Stanford OKs budget, praises police officers

June 04, 2004|TIM WISEMAN

STANFORD - Stanford City Council had first reading of its 2004-2005 budget Thursday night. The budget had been read in May but was amended and a new first reading had to be made.

The cost of insurance for vehicle, liability and workers' compensation rose 20 percent, so the budget had to be amended, Mayor Eddie Carter said.

"This is robbery," council member Steve Lucas said of the insurance increase made by the League of Cities. "We are being held hostage."

Carter said the increase could not be helped, and insurance had to come through the League of Cities.

The council will have second reading of the budget July 1. Because the fiscal year ends on June 30, the city will operate for 18 hours on the old budget until a new one is passed. City Attorney Carol Hill said the delay won't be a problem.


Earlier in the meeting, Carter presented the Stanford police force plaques recognizing their efforts in the case of Tanya Shelton, the nurse who allegedly kidnapped a newborn at Fort Logan Hospital. Police Chief Keith Middleton, Detective Rick Edwards and Sgts. Greg Hill, Jim Steberl, T.J. Hill and B. Allen were honored.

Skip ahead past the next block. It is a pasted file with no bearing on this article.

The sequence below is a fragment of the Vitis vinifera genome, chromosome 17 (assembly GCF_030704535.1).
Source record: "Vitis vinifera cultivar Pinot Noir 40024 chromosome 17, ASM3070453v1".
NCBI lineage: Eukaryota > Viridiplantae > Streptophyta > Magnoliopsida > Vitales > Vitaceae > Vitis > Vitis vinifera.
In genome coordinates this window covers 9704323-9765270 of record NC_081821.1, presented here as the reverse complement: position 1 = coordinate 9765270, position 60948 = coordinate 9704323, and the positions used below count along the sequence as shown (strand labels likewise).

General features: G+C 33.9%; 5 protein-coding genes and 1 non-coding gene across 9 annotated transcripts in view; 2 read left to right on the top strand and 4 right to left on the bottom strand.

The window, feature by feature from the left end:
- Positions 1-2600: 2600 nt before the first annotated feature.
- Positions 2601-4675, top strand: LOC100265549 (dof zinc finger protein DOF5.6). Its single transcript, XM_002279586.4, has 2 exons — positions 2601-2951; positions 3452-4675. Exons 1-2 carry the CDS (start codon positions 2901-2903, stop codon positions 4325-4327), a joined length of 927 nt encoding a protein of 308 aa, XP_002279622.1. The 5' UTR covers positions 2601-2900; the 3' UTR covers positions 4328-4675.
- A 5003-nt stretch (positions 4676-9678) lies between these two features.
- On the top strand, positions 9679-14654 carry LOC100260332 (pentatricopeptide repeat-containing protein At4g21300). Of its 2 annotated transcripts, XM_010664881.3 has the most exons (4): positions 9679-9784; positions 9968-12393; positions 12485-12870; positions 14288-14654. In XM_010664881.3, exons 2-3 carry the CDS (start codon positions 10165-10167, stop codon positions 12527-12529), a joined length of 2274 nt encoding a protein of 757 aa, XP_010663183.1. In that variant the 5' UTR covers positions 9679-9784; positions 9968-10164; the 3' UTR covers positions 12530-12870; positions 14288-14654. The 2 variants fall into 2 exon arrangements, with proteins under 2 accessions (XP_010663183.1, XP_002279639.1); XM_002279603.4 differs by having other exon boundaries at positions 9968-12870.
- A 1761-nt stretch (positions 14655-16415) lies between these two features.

"When you're small, you have to do it all," said Middleton. "And I appreciate all that these guys do."

City's storm warning system discussed

In other business, the council discussed the use of the city's storm warning system and asked Fire Chief Ken McDaniel to find out the cost of adding more sirens so that more areas of Stanford could hear the warnings.

Middleton also reported that no traffic problems have occurred since the signals on Main Street were taken down for repair.

"I've had 20 people at least say they wish (the signals) never go back up," Carter said.

Council member Lucas brought up the issue of rising basic cable rates in the community. He said the rate had risen from $16.02 per month to $17.95, an increase of $1.93.

"What they're doing is gouging us," Lucas said of Aldephia Cable Co. "I hate to be taken advantage of. I wished they'd told us they were going to get the $11,000 back by raising rates." Lucas was referring to money the city received from the cable company as part of its new contract.

Carter agreed that the cable company is difficult to deal with.

"They're arrogant, arrogant people," he said.

Hill, the city attorney, said the council could take action with an audit, if it felt basic cable rates had been raised unfairly. The council cannot act against increases in premium cable packages, she said.

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